Vaccines and autism: The link that doesn’t exist

Mental Health @ Home

teddy bear with a syringe and vial

Chances are, you’ve heard the idea that vaccines can cause autism.  This notion is championed by various organizations and individuals, one of the most prominent being actress Jenny McCarthy, whose son was diagnosed with autism at age 2.  She has an autism-related organization called Generation Rescue, and on its website is a guide to vaccine safety.  I was a bit surprised by how relatively toned down it was, but I got  more along the lines of what I expected with one of the places it directed people to go to for more information, the National Vaccine Information Center.  It includes a “cry for vaccine freedom wall” and a “vaccine victim memorial”.  They have a MedAlerts database of people’s reported adverse reactions to vaccines, and a search for autism spectrum disorder yields 391 case reports.  One thing that struck me as interesting was the seemingly random grab bag of multiple…

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Sharing a link for The Autistic Advocate blog post

http://www.theautisticadvocate.com/2018/03/a-parent-of-autism.html?utm_source=feedburner&utm_medium=email&utm_campaign=Feed%3A+TheAutisticAdvocate+%28The+Autistic+Advocate%29

The Dark Side of the Stim: Self-injury and Destructive Habits

This is really helpful to me

The Artism Spectrum

selfharmFULLIn my previous article, Stimming 101, I wrote about autistic stimming as a normal and healthy aspect of autistic identity. While this is most often the case, I want to follow up with a slightly different article, because not all stims are created equal.

Sometimes stimming is unhealthy or even dangerous.

Parents, caregivers, and autistic people all need tools to deal with these types of stims. We in the autistic advocacy community often paint all stimming as wonderful and healthy, leaving high and dry those who need help. So, let’s talk about the dark side of the stim.


The Dark Side

One of the most frequent questions I get from readers is what to do about unhealthy stimming. These requests come from both non-autistic caregivers and autistic people. A few typical examples include children who bang their heads against walls, teenagers who bite their fingers and nails until they…

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Monday update of crafty meanderings

This is some of what I’ve been creating this week…

I found a mandala that had been started quite sometime ago and was about a quarter towards completion, so I finished it. I made the pattern up as I went along…

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As I enjoyed it so much I thought I needed to expand my skills so I purchased this…

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It’s published by Interweave Press so I knew it would be good.  As soon as it arrived I hooked up this one…

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I started and finished a pair of socks. Go me!…

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Eleonora continues to beaver away over at Coastal Crochet blog designing new rows for us each week. Here’s my blankets with their latest rows added…

There’s a couple of other items that I haven’t managed to work on this week. I have been spinning and I’m about halfway through a 350 gram bag mix of merino and silk from John Arbon Textiles. I can’t get the colour right but here it is thus far…

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I’m struggling at the moment and I’m not sure how to put it into words. It’s a lot of things and most of it underpinned by lack of self worth. I’m also affected by a lack of understanding by a person this week of the limitations of my sensory processing disorder. The person does not read my blog.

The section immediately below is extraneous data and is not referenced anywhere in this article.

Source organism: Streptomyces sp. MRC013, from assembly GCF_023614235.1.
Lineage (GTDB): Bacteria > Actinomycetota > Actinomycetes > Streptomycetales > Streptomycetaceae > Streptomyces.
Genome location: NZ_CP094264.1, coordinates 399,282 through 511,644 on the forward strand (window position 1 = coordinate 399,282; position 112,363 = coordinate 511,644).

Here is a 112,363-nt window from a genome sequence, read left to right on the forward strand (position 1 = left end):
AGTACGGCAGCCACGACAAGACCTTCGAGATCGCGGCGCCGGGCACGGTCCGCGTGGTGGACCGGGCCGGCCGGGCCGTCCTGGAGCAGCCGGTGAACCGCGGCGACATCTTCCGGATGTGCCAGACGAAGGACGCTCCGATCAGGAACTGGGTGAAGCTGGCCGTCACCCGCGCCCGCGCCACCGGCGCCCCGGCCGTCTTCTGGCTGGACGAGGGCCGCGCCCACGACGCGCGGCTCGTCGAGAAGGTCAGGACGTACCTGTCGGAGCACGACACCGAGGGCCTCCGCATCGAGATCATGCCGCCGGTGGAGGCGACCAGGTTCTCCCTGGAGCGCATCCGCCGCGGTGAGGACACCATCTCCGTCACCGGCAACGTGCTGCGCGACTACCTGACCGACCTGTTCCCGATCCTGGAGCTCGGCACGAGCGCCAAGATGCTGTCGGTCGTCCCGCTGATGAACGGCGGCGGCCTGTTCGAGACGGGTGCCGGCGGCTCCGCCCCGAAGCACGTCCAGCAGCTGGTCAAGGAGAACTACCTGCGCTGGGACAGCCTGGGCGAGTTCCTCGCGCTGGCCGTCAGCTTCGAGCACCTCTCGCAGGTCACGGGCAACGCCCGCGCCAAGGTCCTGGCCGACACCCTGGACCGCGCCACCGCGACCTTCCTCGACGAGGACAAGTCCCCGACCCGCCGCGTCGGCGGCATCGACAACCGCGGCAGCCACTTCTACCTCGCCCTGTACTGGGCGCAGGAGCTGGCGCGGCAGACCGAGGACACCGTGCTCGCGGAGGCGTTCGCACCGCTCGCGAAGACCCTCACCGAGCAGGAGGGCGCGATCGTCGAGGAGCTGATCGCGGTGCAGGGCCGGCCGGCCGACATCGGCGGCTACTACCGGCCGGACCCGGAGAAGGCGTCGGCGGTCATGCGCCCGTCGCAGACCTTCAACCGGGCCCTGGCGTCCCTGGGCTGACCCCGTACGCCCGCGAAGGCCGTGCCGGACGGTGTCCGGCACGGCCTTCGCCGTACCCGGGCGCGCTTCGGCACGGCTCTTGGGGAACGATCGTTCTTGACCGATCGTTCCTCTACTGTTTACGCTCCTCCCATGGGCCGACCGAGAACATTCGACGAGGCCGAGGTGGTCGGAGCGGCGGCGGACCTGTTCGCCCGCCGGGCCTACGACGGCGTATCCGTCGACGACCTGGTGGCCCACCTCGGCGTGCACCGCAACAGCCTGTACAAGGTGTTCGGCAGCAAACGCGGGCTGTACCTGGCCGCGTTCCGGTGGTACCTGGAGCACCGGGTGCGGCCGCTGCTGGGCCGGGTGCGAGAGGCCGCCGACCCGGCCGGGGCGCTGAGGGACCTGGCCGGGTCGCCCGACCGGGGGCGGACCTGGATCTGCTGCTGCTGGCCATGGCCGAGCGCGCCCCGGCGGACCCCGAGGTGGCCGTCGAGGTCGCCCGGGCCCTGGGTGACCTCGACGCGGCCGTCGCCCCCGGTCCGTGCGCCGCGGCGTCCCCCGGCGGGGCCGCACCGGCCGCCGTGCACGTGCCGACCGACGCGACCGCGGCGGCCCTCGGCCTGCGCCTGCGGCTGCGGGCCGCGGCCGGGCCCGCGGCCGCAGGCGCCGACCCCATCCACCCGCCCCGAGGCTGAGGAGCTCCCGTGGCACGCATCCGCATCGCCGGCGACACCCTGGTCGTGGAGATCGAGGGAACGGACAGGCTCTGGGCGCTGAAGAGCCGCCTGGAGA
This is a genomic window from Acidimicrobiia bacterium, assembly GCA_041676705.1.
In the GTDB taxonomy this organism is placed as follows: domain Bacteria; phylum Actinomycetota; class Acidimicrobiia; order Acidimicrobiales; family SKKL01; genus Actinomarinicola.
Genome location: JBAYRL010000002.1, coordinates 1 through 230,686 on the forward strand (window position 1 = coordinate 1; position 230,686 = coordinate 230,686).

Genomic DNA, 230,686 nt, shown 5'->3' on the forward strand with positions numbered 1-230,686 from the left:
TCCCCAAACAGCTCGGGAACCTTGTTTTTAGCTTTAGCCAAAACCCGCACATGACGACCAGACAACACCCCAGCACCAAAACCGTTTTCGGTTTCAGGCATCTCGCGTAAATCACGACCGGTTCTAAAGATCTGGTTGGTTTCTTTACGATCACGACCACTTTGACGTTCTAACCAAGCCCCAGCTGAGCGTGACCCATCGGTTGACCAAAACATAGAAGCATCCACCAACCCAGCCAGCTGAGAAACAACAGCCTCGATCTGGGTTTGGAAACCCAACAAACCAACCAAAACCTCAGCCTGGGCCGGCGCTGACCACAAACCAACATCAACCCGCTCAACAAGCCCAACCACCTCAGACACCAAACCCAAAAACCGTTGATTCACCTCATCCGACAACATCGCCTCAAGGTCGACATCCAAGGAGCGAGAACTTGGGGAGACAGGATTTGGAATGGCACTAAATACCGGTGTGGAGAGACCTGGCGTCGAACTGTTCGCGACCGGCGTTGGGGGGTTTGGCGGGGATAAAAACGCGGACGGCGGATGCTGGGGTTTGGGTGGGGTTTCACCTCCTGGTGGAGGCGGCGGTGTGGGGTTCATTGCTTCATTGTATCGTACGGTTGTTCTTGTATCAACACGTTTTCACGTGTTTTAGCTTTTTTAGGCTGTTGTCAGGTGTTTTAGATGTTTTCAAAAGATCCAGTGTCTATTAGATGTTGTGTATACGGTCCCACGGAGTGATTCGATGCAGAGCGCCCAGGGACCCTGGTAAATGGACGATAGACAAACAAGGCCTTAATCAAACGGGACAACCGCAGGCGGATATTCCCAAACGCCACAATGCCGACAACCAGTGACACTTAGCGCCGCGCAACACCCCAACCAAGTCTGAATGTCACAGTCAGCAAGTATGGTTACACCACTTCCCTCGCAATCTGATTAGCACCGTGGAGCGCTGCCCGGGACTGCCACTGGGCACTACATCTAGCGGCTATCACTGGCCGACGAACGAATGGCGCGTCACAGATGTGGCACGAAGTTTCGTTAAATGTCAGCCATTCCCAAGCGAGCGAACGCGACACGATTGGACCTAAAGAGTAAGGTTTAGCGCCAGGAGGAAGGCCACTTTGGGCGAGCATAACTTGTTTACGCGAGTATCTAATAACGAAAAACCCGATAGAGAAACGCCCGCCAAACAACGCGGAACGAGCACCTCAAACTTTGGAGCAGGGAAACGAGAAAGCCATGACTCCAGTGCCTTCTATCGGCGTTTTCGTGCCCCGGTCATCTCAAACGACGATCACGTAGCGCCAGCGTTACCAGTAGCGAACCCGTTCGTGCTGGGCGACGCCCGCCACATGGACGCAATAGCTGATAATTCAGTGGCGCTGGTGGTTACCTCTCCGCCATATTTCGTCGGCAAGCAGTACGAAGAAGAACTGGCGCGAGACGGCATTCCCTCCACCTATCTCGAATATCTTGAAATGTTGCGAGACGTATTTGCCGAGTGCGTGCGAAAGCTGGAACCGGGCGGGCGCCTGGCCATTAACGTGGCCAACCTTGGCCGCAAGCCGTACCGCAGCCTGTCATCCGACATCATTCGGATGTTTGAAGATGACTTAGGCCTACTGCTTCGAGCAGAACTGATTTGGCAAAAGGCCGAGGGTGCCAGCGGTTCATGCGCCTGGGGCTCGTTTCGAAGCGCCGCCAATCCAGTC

I’m letting you know as I sense myself withdrawing into myself even more than usual. I think it might help me to acknowledge this.

So that’s it for now. Thanks so much for dropping by ❤

‘Just keep away from them’ – Saying ‘NO’ to victim-blaming

YennPurkis

I give a lot of presentations about autism and resilience. Right after the slide about what resilience is, I always add one about what resilience is NOT. There is a reason for this. One of the first presentations I gave about autism and resilience was at a large conference in Queensland a few years ago. Many of the attendees were parents of autistic kids. My resilience talk was in the big theatre and I was on quite a high stage. The whole way through my talk I noticed a woman in the second row on my right. I could tell she wanted to ask a question. I expected her to interject – she clearly had something important to say. As soon as I finished speaking and it was time for questions her hand went straight up. I gestured to her to speak and told me she had enjoyed my presentation…

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Why autism doesn’t fit into a tick box…

The Autism Diaries

I’ve been involved in a lot of discussion lately around the “high” and “low” functioning labels that surround an autism diagnosis. Although I do see the use of labels in generalised diagnoses such as autism, adhd and sensory processing disorder (see blog on why labels absolutely do matter), I have really never understood the whole high and low functioning side of things.

In the beginning I was led to believe by articles and professionals that higher functioning individuals were able to survive mainstream school (“survive” being the word there), communicate socially (but viewed as “awkward”) and have a higher than average intelligence. Lower functioning individuals were seen as those who were non verbal, had additional learning difficulties and were destined to spend their future lives in a care home. So the divide was pretty clear.

Over the last year I have learned just how dangerous these labels can be. Yet…

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